Photo: Gabo Buchelli
Latin GRAMMY Cultural Foundation Launches The Nicky Jam Scholarship For Music Students In Need
Beginning in the 2023 fall semester, the Nicky Jam Scholarship provides up to $200,000 in financial aid for music students in need. Find out more about how to apply for all 2023 scholarships here.
Latin GRAMMY winner Nicky Jam is sponsoring the Prodigy Scholarship toward a bachelor's degree at Berklee College of Music starting in the fall 2023 semester. The four-year scholarship — this year, renamed the Nicky Jam Scholarship — is presented by the Latin GRAMMY Cultural Foundation.
The Foundation's scholarship provides up to $200,000 in financial aid for music students in need, aged 17 to 25. Created eight years ago, it has been co-sponsored by Latin artists Sofia Carson (2022), Juanes (2021) Julio Iglesias (2020), Emilio and Gloria Estefan (2019), Carlos Vives (2018), Miguel Bosé (2017), Juan Luis Guerra (2016), and Enrique Iglesias (2015).
“Music has always been there for me; it has been the fuel that has kept me going even during the hardest moments of my life,” Nicky Jam said. “By providing the Prodigy Scholarship in partnership with the Latin GRAMMY Cultural Foundation, I get to share my passion for music and give back to the next generation of Latin music makers on their journey to achieving their dreams.”
The Puerto Rican reggaeton and Latin trap singer pledged to support music students at the 23rd Annual Latin GRAMMY Awards, where he performed alongside Foundation scholarship winners. Watch the performance and see his special message here.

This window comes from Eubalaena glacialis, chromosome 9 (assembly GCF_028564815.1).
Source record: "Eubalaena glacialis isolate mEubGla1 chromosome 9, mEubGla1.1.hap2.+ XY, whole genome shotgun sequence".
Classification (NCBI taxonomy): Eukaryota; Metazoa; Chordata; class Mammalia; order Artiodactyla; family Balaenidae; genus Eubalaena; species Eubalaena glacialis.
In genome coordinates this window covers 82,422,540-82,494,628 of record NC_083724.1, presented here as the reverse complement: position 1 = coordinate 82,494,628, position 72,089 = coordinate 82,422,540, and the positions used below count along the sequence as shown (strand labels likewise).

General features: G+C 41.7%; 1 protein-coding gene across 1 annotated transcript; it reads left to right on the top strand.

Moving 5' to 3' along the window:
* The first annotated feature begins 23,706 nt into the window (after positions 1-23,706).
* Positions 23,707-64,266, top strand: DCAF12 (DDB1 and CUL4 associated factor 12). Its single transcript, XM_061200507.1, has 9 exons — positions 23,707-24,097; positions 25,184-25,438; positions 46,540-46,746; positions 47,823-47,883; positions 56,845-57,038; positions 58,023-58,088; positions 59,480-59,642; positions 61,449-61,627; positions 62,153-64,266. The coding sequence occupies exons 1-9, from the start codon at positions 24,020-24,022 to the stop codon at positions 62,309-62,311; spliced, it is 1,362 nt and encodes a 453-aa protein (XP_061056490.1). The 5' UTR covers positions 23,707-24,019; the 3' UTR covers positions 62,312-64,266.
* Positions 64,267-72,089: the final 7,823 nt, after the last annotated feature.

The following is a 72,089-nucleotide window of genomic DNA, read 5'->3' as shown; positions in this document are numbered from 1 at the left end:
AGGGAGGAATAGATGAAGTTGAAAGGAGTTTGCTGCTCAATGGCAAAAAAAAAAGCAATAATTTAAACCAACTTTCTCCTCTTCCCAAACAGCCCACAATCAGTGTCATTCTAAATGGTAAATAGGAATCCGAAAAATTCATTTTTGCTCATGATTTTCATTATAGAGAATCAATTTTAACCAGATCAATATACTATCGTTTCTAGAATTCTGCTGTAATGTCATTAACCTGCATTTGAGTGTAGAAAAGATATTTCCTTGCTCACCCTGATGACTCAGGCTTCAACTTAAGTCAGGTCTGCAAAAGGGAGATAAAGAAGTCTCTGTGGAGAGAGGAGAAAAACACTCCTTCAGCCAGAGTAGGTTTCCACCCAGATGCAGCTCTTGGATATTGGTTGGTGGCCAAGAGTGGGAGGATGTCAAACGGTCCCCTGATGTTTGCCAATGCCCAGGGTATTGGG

Additionally, CEO of La Industria Inc. Juan Diego Medina is sponsoring one of the Gifted Tuition Scholarships of up to $100,000.
Applications for all of the 2023 scholarships are now open, and are available to music students between the ages of 17 and 25. The scholarships available in addition to the Nicky Jam Scholarship are as follows:
Three (3) Gifted Tuition Scholarships of up to $100,000 each will be awarded to students to cover tuition costs towards a four-year bachelor's degree in music starting in fall 2023 at the university of their choice.
Forty (40) Tuition Assistance Scholarships of up to $10,000 each will be awarded to students pursuing a degree in music. This is a one-time award that will cover tuition costs over one year (fall 2023 and spring 2024 semesters).
To date, the Latin GRAMMY Cultural Foundation has awarded over $7.6 million in scholarships, grants and musical instrument donations through their global programs and events.
“When it comes to pursuing a career in music, finances should not be a deterrent to cultivating talent,” said Raquel “Rocky” Egusquiza, Executive Director of the Latin GRAMMY Cultural Foundation. “We are grateful for Nicky Jam’s generosity, which makes music education a reality for future generations of Latin music creators and preserves our legacy for years to come.
The Latin GRAMMY Cultural Foundation is accepting applications for all 2023 scholarships from Dec. 15, 2022 to April 10, 2023 at 11:59 p.m. EDT. Apply here with two audition videos, two letters of recommendation, two essays, and an acceptance letter from an accredited university. Materials can be submitted in English, Spanish or Portuguese.
For information and the latest news, please visit the official Latin GRAMMY Cultural Foundation website.
10 Moments From The 2022 Latin GRAMMY Awards: Rosalía's Big Wins, A 95-Year-Old Best New Artist & Christina Aguilera Goes Ranchera
Photo courtesy of the Recording Academy
The Latin GRAMMY Cultural Foundation Announces Winners Of Its Research And Preservation Grant Program